President TrumpDonald TrumpCapitol fencing starts coming down after 'Justice for J6' rally Netanyahu suggests Biden fell asleep in meeting with Israeli PM Aides try to keep Biden away from unscripted events or long interviews, book claims MORE alluded on Tuesday to his push for professional athletes to stand for the national anthem as he delivered his first State of the Union address before a joint session of Congress.
In his speech, the president applauded Preston Sharp, a young boy who has organized a campaign to place flags on soldiers' graves. He said the boy's work was a reminder of why it's important to "stand for the national anthem."
"Preston's reverence for those who have served our nation reminds us of why we salute our flag, why we put our hands on our hearts for the pledge of allegiance and why we proudly stand for the national anthem," Trump said to applause.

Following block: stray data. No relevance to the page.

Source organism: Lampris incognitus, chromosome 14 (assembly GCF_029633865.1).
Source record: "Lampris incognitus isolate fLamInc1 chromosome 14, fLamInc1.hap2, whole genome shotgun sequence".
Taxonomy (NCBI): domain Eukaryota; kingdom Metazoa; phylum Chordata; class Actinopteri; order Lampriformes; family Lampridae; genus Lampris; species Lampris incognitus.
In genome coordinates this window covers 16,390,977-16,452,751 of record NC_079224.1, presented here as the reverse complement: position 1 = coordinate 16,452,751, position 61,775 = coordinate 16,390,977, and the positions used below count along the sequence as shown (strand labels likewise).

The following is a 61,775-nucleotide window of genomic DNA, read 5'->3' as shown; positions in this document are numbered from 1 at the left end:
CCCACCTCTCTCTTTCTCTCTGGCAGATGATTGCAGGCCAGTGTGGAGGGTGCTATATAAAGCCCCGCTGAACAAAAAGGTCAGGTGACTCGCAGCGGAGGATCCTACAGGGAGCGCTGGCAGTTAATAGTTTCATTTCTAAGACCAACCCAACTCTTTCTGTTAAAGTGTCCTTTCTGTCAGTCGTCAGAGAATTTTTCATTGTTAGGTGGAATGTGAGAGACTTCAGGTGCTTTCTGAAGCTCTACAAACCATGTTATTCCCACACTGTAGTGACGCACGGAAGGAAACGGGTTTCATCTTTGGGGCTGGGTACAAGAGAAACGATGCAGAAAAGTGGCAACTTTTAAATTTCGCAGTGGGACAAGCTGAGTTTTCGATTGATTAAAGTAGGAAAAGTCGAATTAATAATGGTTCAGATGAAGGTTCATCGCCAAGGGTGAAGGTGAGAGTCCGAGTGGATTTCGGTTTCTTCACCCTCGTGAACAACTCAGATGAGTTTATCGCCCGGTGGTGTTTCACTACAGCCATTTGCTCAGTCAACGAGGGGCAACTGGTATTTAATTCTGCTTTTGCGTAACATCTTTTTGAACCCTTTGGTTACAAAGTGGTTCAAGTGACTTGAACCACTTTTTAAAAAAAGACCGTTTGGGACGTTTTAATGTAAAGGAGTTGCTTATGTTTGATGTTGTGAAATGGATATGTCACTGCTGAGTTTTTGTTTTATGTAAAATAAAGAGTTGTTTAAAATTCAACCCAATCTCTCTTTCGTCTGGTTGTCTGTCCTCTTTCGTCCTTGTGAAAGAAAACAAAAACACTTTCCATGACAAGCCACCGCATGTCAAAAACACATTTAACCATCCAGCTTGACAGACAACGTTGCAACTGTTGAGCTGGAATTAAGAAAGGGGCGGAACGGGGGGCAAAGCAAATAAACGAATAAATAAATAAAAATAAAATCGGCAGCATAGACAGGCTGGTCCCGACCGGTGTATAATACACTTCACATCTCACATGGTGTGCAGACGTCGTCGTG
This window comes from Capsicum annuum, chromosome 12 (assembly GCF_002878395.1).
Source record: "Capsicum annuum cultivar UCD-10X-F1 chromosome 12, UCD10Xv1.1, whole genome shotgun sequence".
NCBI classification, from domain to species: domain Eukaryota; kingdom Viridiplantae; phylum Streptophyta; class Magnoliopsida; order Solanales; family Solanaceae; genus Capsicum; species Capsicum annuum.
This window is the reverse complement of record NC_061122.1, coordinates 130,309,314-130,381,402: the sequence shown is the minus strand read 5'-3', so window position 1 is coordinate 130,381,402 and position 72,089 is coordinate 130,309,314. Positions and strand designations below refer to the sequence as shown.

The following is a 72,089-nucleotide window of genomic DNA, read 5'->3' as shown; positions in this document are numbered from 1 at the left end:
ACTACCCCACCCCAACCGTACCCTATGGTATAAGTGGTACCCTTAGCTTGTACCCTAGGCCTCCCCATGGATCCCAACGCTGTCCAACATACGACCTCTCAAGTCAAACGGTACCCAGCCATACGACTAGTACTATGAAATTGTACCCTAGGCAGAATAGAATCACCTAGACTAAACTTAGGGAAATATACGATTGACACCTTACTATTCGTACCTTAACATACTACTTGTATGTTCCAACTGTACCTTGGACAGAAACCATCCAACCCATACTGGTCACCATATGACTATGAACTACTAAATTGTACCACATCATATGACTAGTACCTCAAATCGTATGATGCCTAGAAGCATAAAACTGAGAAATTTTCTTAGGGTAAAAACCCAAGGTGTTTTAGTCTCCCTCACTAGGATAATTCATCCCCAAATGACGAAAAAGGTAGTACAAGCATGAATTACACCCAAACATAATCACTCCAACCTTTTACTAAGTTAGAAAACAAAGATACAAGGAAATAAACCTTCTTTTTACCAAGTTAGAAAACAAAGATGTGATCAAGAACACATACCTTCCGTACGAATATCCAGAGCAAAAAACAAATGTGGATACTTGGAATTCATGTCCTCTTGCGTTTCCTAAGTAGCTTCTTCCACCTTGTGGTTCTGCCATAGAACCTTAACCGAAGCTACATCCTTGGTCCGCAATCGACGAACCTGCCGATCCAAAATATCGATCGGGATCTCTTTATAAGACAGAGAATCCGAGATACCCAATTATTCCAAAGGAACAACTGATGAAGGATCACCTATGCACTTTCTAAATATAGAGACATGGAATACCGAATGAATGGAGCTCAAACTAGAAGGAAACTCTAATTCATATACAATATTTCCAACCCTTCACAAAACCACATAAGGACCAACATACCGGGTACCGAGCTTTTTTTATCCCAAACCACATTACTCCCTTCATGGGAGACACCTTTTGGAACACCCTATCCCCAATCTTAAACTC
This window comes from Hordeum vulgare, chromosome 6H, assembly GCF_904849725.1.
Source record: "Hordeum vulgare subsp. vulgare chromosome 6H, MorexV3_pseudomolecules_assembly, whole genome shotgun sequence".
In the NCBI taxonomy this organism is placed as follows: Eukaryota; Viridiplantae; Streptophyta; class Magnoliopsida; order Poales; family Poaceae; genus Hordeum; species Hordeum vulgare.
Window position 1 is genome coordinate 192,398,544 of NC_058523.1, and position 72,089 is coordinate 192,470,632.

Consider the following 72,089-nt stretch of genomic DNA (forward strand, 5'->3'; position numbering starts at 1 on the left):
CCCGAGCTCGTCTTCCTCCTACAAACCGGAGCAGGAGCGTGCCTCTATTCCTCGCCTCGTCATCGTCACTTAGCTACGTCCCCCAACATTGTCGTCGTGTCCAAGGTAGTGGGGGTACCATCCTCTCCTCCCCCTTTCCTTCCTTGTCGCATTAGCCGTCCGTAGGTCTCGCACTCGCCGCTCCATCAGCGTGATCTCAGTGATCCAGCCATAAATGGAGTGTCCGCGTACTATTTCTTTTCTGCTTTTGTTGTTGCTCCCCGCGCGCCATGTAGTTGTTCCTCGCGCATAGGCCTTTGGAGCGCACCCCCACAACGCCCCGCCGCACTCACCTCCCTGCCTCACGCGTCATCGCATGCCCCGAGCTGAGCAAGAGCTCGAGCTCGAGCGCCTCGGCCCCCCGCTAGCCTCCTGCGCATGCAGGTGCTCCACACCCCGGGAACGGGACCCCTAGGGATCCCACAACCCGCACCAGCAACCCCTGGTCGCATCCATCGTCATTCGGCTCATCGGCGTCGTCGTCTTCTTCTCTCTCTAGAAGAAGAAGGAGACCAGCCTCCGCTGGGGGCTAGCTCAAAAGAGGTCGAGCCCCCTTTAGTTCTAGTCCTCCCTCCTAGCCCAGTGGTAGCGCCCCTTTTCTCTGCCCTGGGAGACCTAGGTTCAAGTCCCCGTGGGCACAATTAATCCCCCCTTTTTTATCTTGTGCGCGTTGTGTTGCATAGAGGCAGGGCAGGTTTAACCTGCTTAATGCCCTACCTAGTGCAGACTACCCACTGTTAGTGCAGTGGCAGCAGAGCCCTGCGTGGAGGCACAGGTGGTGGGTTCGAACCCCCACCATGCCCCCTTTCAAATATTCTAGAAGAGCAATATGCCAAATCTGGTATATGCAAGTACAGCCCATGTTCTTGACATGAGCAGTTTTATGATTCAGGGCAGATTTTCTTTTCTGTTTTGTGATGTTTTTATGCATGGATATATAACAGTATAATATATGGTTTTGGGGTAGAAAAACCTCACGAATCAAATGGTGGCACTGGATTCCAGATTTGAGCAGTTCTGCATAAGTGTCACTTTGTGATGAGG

Trump ignited a feud last year with the NFL after he called for team owners to fire players who kneel during the national anthem.
The sideline protests began in 2016 with former San Francisco 49ers quarterback Colin Kaepernick, who knelt during "The Star-Spangled Banner" at football games to protest racial inequality and police misconduct.
Trump has insisted that the protests are insulting to the military, and has called for the NFL to enact a rule forcing players to stand for the national anthem.